Tinnitus, as with lots of chronic conditions, has a mental health element to it. It’s not just a matter of dealing with the symptoms. It’s handling the symptoms constantly never knowing for certain if they will go away. For some individuals, unfortunately, depression can be the outcome.
According to a study carried out by the Stockholm Public Health Cohort (SPHC) and published in the Journal of the American Medical Association, chronic tinnitus has been associated with an increase in suicide rates, especially with women.
What’s The Link Between Suicide And Tinnitus?
Scientists at the SPHC surveyed about 70,000 individuals to establish the link between tinnitus and suicide (large sample sizes are needed to generate dependable, scientific results).
According to the answers they received:
- 22.5% of the participants reported having tinnitus.
- Suicide attempts occurred with 9% of women with significant tinnitus.
- Out of the men with severe tinnitus, 5.5% had attempted suicide.
- Just 2.1% of participants reported that their tinnitus had been diagnosed by a hearing professional.
The differences in suicide rates between women and men are clear, leading the researchers to bring attention to the increased dangers for women. And most individuals with tinnitus symptoms, according to this research, don’t have their tinnitus diagnosed by a hearing specialist. Many individuals can get relief by wearing hearing aids and other treatments.
Are These Findings Universal?
This study must be duplicated in other parts of the world, with different sized populations, and eliminating other variables before we can make any broad generalizations. That said, we shouldn’t disregard the concern in the meantime.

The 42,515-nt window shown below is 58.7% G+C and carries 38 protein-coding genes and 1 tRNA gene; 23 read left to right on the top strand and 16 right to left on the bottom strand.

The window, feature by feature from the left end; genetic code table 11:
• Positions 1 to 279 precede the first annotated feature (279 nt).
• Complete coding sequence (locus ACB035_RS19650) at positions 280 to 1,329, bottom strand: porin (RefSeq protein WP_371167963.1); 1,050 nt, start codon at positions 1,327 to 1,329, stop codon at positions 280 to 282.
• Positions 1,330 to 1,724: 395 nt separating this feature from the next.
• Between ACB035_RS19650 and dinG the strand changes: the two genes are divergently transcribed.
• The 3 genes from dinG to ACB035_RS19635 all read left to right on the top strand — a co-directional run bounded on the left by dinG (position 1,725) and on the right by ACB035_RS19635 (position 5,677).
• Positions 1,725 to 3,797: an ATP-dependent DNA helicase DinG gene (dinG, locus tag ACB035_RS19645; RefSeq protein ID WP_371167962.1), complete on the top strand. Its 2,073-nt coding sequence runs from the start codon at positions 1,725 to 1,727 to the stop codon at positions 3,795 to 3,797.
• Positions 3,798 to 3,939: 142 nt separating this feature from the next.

What Does This Research Suggest?
While this research indicates an elevated risk of suicide for women with severe tinnitus, the study did not draw definitive conclusions as to why women were at greater risk of suicide than men. There are various reasons why this might be but the data doesn’t pinpoint any one reason why this might be.
Here are a few things to pay attention to:
Some Tinnitus is Not “Severe”
Most people who notice tinnitus symptoms don’t have “severe” tinnitus. That doesn’t mean moderate or slight instances of tinnitus do not present their own challenges. But the statistical correlation between women with tinnitus and suicide was most evident (and, thus, denotes the greatest risk) with those who described their tinnitus as severe.
Low Numbers of Participants Were Diagnosed
The majority of the respondents in this research who reported moderate to severe symptoms didn’t get diagnosed and that is possibly the next most surprising conclusion.
This is, possibly, the most important area of possibility and one of the best ways to decrease suicide or other health concerns simultaneously. Here are some of the many advantages that can come from tinnitus treatment:
- Tinnitus symptoms can be more efficiently managed with treatment.
- Hearing impairment can be treated and tinnitus is commonly a warning sign.
- Some treatments also help with depression.
Tinnitus is Associated With Hearing Loss
Up to 90% of individuals who cope with tinnitus also have hearing loss according to some studies and dealing with hearing loss by using hearing aids can help decrease tinnitus symptoms. Some hearing aids, in fact, actually come with features that address the symptoms of tinnitus. To find out if hearing aids can help you, schedule an appointment.